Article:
The equation for is slightly better:

A bound on can be computed, since can be extended while . A numerical computation of the ’s shows that the algorithm always finds a solution when the load is less than . ∎

The code computing the can be found on the author’s website at https://yann-strozecki.github.io/. To make the algorithm Compact -tuples work, we need to have enough messages to be able to produce enough compact -tuples. Theoretically, we need more than messages. This bound can be improved by a better algorithm to find compact tuples than the one described in Lemma 7

. On random instances, the probability that

messages do not form a compact -tuples is low, and we can just build the tuples greedily. Therefore, for random instances, forming compact -uples is almost never a problem and the algorithm works even for small .

Iii-D Experimental Results

We present results of simulations of the algorithms presented above, to experimentally assess their performance on random instances. The implementation in C of these algorithms can be found on the author’s website at https://yann-strozecki.github.io/. We experiment with several periods and message sizes. For each set of parameters, we try every possible load by changing the number of messages and give the success rate of each algorithm. The success rate is measured on instances of pma generated by drawing uniformly and independently the delays of each message in .

The algorithms we consider are the following:

  • First Fit

  • Meta Offset

  • Compact Pair

  • Greedy Uniform (see Sec. V)

  • Exact Resolution using an algorithm from [6]

On a regular laptop, all algorithms terminates in less than a second when solving instances with messages except the exact resolution, whose complexity is exponential in the number of routes (but polynomial in the rest of the parameters). Hence, the theoretical best value given by the exact resolution is only available in the experiment with at most messages.

Fig. 5: Experiment for ,
Fig. 6: Experiment for ,
Fig. 7: Experiment for ,

For the tree sets of parameters, the algorithms have the same relative performances. Meta Offset and Greedy Uniform perform the worst and have almost equal success rate. Remark that they have a success rate for load less than while it is easy to build an instance of pma of load which makes them fail. The difference between the worst case analysis and the average case analysis is explained for Greedy Uniform in Sec. V.

First Fit performs better than Meta Offset while they have the same worst case. Compact Pair, which is the best theoretically also performs the best in the experiments, always finding assignments for load of . As Shown in Fig.5 and Fig.6, it appears that the size of the messages have little impact on the success rate of the algorithms. Comparing Fig.7 and Fig.5 shows that with more messages, the transition between success rate of to a success rate of is faster. Finally, the results of Exact Resolution in Fig. 7 show that the greedy algorithm are fare from always finding a solution when it exists. Moreover, we have found an instance with load with no assignment, which gives an upper bound on the highest load for which there is always a solution to pma.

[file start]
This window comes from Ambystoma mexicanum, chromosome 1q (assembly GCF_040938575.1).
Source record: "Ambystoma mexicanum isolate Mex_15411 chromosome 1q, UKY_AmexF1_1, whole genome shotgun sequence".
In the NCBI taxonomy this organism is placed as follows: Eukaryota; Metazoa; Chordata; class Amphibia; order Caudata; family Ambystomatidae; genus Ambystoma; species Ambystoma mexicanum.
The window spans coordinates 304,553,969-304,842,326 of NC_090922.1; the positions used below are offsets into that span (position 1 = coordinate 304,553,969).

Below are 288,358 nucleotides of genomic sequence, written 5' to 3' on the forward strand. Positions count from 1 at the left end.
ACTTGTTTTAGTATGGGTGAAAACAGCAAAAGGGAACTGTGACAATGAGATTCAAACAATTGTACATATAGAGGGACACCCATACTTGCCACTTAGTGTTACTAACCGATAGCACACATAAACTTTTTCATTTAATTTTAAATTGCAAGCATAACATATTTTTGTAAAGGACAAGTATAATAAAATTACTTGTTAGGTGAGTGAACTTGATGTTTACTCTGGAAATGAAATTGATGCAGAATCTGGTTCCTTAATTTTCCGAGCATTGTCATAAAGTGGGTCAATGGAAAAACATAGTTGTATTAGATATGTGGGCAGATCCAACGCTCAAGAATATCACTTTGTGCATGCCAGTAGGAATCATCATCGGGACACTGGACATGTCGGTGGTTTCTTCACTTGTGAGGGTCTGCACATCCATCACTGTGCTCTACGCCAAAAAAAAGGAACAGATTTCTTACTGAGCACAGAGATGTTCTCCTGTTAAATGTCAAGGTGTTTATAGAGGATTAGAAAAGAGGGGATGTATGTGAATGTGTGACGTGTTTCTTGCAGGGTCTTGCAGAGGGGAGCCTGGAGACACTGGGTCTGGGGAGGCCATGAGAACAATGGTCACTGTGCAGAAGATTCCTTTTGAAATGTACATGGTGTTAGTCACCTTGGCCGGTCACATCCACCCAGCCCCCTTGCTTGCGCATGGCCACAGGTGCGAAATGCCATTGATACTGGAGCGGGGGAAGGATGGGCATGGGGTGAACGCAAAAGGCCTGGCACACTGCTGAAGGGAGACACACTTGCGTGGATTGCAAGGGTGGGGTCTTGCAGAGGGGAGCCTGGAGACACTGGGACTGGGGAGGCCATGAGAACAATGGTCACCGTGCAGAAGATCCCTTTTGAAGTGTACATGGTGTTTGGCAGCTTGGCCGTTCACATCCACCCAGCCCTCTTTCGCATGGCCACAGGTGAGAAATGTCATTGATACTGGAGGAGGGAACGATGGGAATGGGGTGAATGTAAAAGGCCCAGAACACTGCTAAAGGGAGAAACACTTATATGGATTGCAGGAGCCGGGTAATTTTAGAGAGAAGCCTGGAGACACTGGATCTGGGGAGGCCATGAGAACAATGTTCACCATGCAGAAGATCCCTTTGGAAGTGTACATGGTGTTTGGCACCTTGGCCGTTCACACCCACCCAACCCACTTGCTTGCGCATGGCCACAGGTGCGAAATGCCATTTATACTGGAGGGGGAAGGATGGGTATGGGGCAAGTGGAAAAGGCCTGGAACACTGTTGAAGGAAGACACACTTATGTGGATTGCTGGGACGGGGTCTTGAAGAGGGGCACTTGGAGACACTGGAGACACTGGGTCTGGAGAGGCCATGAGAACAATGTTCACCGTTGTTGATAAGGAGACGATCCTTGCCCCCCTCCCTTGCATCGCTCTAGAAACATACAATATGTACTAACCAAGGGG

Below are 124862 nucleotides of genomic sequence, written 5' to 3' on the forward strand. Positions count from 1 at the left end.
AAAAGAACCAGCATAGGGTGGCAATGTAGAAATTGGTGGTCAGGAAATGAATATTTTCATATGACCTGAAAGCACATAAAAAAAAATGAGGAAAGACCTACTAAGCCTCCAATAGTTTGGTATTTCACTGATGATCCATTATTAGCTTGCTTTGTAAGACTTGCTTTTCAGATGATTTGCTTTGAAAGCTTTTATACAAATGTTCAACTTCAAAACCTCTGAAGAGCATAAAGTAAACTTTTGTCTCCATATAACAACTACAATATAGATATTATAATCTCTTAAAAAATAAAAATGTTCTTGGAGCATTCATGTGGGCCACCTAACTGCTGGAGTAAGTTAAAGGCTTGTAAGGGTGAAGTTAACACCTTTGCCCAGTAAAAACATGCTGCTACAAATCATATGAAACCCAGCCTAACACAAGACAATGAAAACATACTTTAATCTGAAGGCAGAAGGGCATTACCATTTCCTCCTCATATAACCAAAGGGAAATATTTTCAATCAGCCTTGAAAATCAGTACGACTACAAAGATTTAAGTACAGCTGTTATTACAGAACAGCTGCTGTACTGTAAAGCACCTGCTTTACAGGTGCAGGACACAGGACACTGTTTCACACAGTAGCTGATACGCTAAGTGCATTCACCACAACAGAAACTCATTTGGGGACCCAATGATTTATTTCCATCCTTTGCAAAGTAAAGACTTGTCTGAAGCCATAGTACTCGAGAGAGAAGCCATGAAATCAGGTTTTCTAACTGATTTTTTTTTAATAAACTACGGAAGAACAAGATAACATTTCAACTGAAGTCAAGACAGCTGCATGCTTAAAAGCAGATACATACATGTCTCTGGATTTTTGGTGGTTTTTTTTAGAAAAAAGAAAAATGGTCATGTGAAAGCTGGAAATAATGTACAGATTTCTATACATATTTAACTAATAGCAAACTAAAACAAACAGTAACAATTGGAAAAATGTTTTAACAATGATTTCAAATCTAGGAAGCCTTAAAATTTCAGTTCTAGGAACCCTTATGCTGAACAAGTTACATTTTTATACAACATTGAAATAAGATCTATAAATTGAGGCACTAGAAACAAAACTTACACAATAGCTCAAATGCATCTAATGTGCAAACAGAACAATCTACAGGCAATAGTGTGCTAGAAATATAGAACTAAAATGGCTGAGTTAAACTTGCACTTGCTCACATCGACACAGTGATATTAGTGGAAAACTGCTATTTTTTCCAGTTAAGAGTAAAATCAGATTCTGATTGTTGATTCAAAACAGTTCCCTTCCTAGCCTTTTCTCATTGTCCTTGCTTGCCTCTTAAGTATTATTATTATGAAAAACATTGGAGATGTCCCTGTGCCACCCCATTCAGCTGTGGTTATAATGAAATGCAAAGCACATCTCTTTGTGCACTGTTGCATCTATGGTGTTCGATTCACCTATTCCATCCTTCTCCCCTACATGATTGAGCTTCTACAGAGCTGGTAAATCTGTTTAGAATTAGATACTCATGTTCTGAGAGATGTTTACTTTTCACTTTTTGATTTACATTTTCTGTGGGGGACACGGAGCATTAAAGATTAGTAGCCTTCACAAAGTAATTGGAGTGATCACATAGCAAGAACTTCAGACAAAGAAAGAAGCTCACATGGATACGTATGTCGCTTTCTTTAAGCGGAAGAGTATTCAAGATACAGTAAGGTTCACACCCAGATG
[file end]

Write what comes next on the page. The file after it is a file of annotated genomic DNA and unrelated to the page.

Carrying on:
Iv From Large Message to Message of Size one

In this section, we explain how we can restrict ourselves to the study of pma with small and even if we increase the load or are willing to accept some buffering in our original problem.

Iv-a Reduction without buffering

We give a reduction from an instance of pma to another one with the same period and number of messages but the size of the messages is doubled. From , we build , where . The instance has a load twice as large as . On the other hand, all its delays are multiples of hence solving pma on is equivalent to solving it on .

We show that an assignment of can be transformed into an assignment of . Consider the message with offset , it uses all times between and in the first period and all times between to . If , we set , and the message of is scheduled “inside” the message of , see Fig. 8. If , then we set . There are no collision in the assignment , since all messages in the second period use times which are used by the same message in . In the first period, the messages scheduled by use either the first half of the same message in or the position before, which is at worst the second half of the times used by another message in and thus is not used in .

Fig. 8: Building from

Iv-B Reduction using buffering

We have presented our problem with a single degree of freedom by message: its offset. We could also allow to buffer a message

during a time between the two contention points, which means changing to . The quality of the solutions obtained for such a modified instance of pma are worst since the buffering adds latency to the messages. We now describe how we can make a trade-off between the added latency and the size of the messages, knowing that having smaller messages helps to schedule instances with higher load.

All messages are buffered enough time so that their have the same remainder modulo . It costs at most of buffering, which is not so good, since algorithms optimizing the latency do better for random instances, see [7]. However, it is much better than buffering for a time , the only value for which we are guaranted to find an assignment, whatever the instance. We can choose the message with the longest route as reference remainder, hence this message needs zero buffering. However, the message with the second longest route may have a remainder of , thus the worst case increase of total latency is . When all delays are changed so that is a multiple of , we have an easy reduction to the case of , by dividing all values by .